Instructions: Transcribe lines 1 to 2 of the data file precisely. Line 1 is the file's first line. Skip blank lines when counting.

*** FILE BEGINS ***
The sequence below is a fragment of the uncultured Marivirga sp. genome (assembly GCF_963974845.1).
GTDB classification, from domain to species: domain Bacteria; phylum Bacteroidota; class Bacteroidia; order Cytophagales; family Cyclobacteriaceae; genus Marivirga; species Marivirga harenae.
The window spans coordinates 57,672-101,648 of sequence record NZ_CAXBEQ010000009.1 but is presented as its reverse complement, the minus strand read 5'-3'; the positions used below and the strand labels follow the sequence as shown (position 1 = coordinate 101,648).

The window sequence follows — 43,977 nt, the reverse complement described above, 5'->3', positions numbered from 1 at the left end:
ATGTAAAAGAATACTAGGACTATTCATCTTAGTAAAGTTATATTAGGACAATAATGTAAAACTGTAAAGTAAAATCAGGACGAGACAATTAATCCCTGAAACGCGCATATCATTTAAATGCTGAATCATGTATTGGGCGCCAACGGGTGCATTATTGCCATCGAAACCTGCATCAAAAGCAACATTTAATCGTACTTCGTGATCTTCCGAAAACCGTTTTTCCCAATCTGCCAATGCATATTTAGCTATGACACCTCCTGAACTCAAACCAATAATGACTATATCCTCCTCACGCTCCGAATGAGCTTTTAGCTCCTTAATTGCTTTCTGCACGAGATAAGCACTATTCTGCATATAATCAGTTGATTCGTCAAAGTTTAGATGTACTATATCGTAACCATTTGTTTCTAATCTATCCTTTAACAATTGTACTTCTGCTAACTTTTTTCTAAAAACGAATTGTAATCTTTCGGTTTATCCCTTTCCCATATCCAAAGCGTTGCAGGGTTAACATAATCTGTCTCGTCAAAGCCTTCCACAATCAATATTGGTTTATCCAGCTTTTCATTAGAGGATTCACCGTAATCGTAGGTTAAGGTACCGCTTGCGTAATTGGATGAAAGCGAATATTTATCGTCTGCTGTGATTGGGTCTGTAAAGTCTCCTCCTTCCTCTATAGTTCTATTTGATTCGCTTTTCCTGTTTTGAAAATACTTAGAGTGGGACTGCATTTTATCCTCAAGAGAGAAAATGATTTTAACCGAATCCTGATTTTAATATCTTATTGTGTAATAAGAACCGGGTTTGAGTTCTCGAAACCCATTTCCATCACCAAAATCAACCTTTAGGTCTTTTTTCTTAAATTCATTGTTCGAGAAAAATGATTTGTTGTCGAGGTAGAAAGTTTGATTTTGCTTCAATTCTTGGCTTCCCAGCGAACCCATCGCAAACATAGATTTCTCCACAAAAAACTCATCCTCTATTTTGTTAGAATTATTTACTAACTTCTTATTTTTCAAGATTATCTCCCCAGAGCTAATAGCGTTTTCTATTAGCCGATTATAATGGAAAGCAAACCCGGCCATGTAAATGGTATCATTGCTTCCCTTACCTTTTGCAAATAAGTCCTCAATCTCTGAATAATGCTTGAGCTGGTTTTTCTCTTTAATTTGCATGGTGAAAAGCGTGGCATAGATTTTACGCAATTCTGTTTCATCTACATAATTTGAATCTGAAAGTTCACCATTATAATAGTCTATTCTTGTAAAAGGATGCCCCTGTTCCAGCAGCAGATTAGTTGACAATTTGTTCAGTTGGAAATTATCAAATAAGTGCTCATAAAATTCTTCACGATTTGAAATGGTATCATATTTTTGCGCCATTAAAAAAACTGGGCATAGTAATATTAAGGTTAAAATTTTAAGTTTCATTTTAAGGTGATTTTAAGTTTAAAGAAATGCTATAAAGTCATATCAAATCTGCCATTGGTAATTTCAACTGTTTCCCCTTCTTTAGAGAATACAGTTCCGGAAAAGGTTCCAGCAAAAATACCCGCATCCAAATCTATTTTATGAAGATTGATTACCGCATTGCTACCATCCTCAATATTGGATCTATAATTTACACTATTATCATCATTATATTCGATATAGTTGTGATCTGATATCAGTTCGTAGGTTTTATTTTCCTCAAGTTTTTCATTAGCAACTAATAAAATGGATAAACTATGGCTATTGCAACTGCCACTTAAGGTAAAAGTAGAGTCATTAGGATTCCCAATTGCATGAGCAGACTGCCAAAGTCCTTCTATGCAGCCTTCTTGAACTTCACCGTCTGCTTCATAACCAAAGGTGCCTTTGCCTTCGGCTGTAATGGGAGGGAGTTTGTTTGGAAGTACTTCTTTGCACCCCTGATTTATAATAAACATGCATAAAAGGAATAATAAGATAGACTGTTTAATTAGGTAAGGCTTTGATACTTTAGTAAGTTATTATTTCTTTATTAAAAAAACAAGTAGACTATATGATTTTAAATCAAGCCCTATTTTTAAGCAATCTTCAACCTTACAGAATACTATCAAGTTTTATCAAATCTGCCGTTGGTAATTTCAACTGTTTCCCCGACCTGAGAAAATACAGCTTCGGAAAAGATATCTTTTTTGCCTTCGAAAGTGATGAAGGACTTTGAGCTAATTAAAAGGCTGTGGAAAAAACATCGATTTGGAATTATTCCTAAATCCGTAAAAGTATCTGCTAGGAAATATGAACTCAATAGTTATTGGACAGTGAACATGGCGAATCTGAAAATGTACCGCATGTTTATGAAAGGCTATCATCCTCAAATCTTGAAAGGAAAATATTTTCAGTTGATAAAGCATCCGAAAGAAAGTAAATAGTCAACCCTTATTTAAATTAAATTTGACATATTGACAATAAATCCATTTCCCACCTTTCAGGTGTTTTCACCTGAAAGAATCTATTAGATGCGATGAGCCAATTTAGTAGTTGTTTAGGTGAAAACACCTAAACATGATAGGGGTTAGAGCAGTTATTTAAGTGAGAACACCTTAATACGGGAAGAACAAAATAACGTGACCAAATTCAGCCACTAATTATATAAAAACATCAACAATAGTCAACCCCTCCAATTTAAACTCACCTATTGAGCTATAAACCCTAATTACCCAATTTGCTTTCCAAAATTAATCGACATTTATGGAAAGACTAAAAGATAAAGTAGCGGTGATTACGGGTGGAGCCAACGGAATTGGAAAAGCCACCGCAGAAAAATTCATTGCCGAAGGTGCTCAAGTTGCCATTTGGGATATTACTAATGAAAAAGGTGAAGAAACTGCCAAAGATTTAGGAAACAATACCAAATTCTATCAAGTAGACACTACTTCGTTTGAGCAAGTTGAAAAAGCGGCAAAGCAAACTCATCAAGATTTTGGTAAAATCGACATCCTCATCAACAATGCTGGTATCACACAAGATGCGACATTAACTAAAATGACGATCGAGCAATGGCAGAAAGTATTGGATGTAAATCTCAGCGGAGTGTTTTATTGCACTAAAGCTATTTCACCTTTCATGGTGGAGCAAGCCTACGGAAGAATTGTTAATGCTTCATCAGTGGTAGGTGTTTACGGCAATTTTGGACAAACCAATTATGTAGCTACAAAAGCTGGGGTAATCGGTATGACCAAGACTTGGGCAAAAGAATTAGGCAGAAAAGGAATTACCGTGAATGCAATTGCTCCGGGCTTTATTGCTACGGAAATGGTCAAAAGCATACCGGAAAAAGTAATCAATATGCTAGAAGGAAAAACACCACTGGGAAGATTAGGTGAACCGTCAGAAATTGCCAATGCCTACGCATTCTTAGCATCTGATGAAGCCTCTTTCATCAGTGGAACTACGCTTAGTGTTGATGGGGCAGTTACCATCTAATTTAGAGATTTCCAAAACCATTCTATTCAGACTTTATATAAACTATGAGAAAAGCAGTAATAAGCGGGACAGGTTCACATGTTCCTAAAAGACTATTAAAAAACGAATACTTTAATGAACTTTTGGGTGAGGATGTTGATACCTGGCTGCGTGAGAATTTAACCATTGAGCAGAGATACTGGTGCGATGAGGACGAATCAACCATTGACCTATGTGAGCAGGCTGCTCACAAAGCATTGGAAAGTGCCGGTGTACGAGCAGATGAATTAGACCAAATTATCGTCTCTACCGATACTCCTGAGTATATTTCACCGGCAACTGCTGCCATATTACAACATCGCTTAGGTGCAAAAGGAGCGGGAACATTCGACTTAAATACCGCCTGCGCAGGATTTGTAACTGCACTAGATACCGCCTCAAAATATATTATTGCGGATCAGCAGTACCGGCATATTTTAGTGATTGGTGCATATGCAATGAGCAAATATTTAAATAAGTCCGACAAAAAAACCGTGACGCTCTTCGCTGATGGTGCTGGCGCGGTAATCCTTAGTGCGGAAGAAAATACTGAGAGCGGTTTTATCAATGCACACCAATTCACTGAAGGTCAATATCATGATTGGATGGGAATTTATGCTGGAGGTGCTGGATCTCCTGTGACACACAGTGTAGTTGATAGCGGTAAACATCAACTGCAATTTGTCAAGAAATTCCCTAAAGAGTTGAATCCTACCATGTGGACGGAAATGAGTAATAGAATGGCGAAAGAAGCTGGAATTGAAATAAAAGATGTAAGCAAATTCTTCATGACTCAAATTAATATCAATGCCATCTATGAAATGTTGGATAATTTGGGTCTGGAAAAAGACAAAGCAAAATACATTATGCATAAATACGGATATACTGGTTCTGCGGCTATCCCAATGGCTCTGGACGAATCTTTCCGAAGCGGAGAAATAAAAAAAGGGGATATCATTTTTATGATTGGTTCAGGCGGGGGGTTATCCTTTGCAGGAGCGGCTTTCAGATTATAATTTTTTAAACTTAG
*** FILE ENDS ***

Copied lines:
The sequence below is a fragment of the uncultured Marivirga sp. genome (assembly GCF_963974845.1).
GTDB classification, from domain to species: domain Bacteria; phylum Bacteroidota; class Bacteroidia; order Cytophagales; family Cyclobacteriaceae; genus Marivirga; species Marivirga harenae.